Magazine article Issues in Science and Technology

Congress Examines Energy R&D

Magazine article Issues in Science and Technology

Congress Examines Energy R&D

Article excerpt

With climate change legislation on hold for now, Congress is focusing on the role of energy R&D. The Senate Energy and Natural Resources Committee held a January 21 hearing to examine initiatives that will help the United States address climate change through energy R&D.

At the hearing, Secretary of Energy Steven Chu said that federal investment in new energy technologies helps U.S. competitiveness, creates jobs, and combats climate change. The fact that most R&D projects do not yield positive returns is more than offset by extremely high returns from some investments. He said that estimates of the net return on public investment in R&D range from 20 to 67%, with some projects yielding returns of more than 2,000%.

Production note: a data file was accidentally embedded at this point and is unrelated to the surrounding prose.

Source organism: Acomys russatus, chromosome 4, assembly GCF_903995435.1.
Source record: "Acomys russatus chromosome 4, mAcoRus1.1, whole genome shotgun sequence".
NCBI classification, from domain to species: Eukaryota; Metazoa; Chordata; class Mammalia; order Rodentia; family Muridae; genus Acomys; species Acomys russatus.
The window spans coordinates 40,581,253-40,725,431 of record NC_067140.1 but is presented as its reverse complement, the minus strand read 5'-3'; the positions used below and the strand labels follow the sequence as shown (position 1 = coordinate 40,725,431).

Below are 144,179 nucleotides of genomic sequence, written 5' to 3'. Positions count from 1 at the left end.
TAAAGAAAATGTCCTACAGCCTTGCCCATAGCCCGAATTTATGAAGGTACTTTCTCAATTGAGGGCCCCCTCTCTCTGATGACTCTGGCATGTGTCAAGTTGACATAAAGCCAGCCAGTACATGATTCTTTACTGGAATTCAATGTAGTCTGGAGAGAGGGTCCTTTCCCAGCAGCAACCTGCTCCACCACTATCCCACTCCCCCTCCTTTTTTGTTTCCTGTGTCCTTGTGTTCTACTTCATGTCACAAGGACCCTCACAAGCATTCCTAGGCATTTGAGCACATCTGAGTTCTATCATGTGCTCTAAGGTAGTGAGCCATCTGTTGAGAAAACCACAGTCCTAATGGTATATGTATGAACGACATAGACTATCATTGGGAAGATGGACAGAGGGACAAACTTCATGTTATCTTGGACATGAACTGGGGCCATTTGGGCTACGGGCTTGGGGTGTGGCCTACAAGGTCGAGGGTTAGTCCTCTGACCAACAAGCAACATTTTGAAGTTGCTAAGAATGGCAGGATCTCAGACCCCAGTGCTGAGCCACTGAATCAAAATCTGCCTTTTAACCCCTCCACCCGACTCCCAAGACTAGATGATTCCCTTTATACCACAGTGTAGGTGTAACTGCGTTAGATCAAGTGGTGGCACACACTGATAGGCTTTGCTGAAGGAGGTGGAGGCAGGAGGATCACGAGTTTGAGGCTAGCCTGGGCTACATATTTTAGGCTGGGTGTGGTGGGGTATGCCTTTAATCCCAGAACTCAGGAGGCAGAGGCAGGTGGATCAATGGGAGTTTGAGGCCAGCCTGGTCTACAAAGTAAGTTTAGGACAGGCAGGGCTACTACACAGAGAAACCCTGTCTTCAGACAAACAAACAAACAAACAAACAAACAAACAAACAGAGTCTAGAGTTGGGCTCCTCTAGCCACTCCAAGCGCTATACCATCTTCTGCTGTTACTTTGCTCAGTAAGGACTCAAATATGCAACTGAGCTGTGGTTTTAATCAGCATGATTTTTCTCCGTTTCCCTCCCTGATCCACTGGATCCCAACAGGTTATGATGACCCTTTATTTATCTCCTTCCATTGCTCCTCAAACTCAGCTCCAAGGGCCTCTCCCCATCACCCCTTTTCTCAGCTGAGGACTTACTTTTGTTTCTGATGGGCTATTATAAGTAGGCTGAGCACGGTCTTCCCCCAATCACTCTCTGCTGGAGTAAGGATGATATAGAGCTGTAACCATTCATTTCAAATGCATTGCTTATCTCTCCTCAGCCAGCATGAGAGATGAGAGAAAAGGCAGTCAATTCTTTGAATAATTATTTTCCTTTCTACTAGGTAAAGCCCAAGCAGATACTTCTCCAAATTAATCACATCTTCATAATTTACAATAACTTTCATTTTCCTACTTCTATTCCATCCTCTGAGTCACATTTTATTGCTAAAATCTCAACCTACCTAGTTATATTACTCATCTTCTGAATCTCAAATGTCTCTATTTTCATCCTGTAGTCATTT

Chu highlighted agency priorities: increasing the production of biofuels; enhancing car batteries; improving photovoltaics; designing computers that will improve building efficiency; and creating large-scale energy storage systems that will enable renewable energy sources such as wind and solar to become base load sources. DOE wants to focus emissions reduction research in areas such as trucking, where reductions will be difficult to achieve.

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Chu said that progress toward several energy R&D goals would be helped by several newer programs: Energy Frontier Research Centers (EFRCs), Energy Innovation Hubs, and ARPA-E. EFRCs support multiyear, multi-investigator scientific collaborations focused on overcoming hurdles in basic science that block transformational discoveries. Energy Innovation Hubs are collaborative efforts focused on a specific energy challenge, especially barriers to transforming energy technologies into commercially viable materials, devices, and systems. Three Energy Innovation Hubs have been created that focus on the production of fuels from sunlight, energy-efficient building systems design, and modeling and simulation of advanced nuclear reactors. …

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